July 19, 1998 |
More than once in the last 20 years, Indian scholar Asghar Ali has been assaulted in the name of God. The liberal Muslim activist has been portrayed as an enemy of Islam and hit by opponents in hotels, at news conferences, and in a mosque. "Conservative people get angry at interpretation of Islam that goes against classical interpretation," says Ali, the director of the Institute of Islamic Studies in Bombay. Much of Ali's work has been devoted to gender equality. He has written books, articles and speeches as part of his efforts to repeal laws that he says oppress Muslim women.
May 30, 2008 |
High school boys outscored girls in standardized math tests in the United States. But girls performed just as well as their male counterparts in Norway, Sweden, and other countries with the most economic equality, according to researchers from Northwestern University. But girls outscored boys in reading across all 40 countries the team studied. The findings, published in today's issue of the journal Science, add new insights to a raging debate over gender differences in learning, the relative roles of culture and brain biology, and the question of whether boys or girls are being shortchanged by the school system.
March 26, 2003 |
March is National Women's History Month, presumably time to reflect on the life and times of the American woman. Did you know? Do you care? I think we women deserve it. But as the mother of three daughters, I'd also like to believe that one of these years we won't even need a special month, because we'll just be accepted as - dare I say it - equals. "Equals" - such an ordinary notion to conceptualize. So extraordinarily hard to implement. Here we are, starting a new century with that famous slogan "equal pay for equal work" still rattling around.
March 27, 2015 |
MAYOR NUTTER yesterday signed an ordinance authorizing a ballot question concerning the creation of a Commission for Women in the Philadelphia Home Rule Charter. "Women continue to earn 77 cents for every dollar earned by men in this nation," said Councilwoman Blondell Reynolds Brown, who sponsored the ordinance. "Despite representing 52.8 percent of the city population, women occupy only 11 percent of corporate board seats in Philadelphia, and women of color represent less than 1 percent.
September 16, 2011 |
Remember last March, when there appeared to be a good chance a hint of sanity would finally come to Public League basketball for 2011-12? So much for that . . . Robert Coleman, the czar of PL sports, announced yesterday that only two of last season's 68 teams have vanished - Horace Furness and W.B. Saul. Coleman said Furness has entered into a cooperative sponsorship with Southern. It's hoped, he added, one between Saul and Roxborough will be finalized shortly. Multiple sources last winter claimed Coleman was looking to reduce the number of teams to 50. Though he did not confirm that number then, Coleman did not dispute it while saying, "I will be meeting with the higher-ups in the school district and we'll come up with a plan that's just and right.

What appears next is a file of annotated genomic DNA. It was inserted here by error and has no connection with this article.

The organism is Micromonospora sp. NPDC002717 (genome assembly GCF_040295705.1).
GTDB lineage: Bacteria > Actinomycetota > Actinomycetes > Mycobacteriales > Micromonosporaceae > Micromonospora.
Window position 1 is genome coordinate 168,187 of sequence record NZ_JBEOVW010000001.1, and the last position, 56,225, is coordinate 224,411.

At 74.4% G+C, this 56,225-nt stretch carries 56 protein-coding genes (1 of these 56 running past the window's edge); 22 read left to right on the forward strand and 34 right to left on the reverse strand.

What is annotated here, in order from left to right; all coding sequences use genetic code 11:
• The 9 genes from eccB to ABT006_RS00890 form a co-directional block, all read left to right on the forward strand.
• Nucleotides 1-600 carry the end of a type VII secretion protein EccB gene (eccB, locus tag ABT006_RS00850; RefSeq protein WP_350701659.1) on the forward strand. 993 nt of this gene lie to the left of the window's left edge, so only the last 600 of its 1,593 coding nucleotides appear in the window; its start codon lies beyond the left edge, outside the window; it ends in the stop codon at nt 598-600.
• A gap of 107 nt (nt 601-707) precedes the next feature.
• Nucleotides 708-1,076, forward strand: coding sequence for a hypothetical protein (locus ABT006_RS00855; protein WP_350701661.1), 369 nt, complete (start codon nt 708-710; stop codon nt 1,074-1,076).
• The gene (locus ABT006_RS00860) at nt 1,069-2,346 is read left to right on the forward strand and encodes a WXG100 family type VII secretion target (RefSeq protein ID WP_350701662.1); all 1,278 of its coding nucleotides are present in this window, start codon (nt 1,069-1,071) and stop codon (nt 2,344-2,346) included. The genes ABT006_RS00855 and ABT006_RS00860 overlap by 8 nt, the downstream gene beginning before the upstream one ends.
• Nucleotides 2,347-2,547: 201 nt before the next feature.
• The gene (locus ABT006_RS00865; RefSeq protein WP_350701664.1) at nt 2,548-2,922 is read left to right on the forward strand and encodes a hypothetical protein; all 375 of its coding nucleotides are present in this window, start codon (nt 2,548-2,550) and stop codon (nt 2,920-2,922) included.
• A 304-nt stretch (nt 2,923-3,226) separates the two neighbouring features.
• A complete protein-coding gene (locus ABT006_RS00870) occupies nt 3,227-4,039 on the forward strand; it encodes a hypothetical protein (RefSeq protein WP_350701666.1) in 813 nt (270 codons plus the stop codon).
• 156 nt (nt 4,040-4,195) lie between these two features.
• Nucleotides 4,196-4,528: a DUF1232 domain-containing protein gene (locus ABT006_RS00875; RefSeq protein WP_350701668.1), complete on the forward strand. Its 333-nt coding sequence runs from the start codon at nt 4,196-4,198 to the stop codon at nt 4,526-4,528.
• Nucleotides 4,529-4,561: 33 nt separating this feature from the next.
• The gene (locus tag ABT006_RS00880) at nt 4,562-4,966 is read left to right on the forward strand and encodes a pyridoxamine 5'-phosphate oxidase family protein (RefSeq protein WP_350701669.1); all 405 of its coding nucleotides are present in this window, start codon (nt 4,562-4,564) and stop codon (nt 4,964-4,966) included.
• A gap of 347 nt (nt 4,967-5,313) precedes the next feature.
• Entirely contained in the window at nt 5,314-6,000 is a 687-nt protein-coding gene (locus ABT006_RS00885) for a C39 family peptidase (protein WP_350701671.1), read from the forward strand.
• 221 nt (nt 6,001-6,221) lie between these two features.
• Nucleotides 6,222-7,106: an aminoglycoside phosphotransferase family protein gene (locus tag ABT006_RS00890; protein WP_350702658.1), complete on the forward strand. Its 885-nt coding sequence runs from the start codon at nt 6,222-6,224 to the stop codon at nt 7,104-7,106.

June 10, 2011
Clara Luper, 88, an Oklahoma civil rights icon who led sit-ins at drugstore lunch counters, died Wednesday after a lengthy illness. On Aug. 19, 1958, as the 35-year-old sponsor of the Oklahoma City NAACP Youth Council, Ms. Luper led three adult chaperones and 14 members of the youth council in a sit-in at the Katz Drug Store lunch counter in downtown Oklahoma City. The drugstore refused to serve the group, but the protesters refused to leave, and the sit-in lasted for several days.
April 13, 2013
By Lynn H. Yeakel and Rosemarie B. Greco In the midst of today's discourse on gender equality, it is easy to forget that, a short century ago, women in the United States did not have the right to vote. It was the ratification of the 19th Amendment to the Constitution in 1920 that breathed life into a movement that shaped political, economic, and social transformation over the next century. Today, with the enthusiastic support of Mayor Nutter, we are proud to announce that Philadelphia will host the nation's 19th Amendment Centennial Celebration in 2020.
October 14, 2002 |
Robert B. Wallace, 84, a Doylestown agricultural businessman who was concerned with population growth, founded a charitable organization, and discovered a species of bird, died Thursday at Georgetown University Hospital in Washington of complications after a stroke. Mr. Wallace, who was born in Des Moines, Iowa, and grew up in Washington, had been a resident of Doylestown for many years. He also maintained a home in Washington. He was a son of Henry A. Wallace, who served as vice president, secretary of agriculture, and secretary of commerce under President Franklin D. Roosevelt.
April 17, 1988 |
Margaret Hope Bacon's voice was failing her by 3:30 Wednesday afternoon. "I have a renewed respect for teachers and the long days they have," said Bacon - feminist, active member of the Central Philadelphia Friends Meeting and author of eight books - after a daylong visit with teachers and students at Abington Friends Upper School. Bacon also was getting over the flu, but her hoarse throat did not stop her from talking about her life's work - writing and speaking about Quakers and social change.
March 24, 2004
THIS Martha Stewart debacle proves we really haven't progressed as far as we thought we have in regards to gender equality. If Martha Stewart were Martin Stewart, not only would she not have been in court, a plea deal including some bogus community service would have been arranged. I'm not someone overly concerned with women's rights. But what I am concerned with is equality. We claim not to be a sexist society yet Ms. Stewart was raked over the coals in the media for being an "ice queen.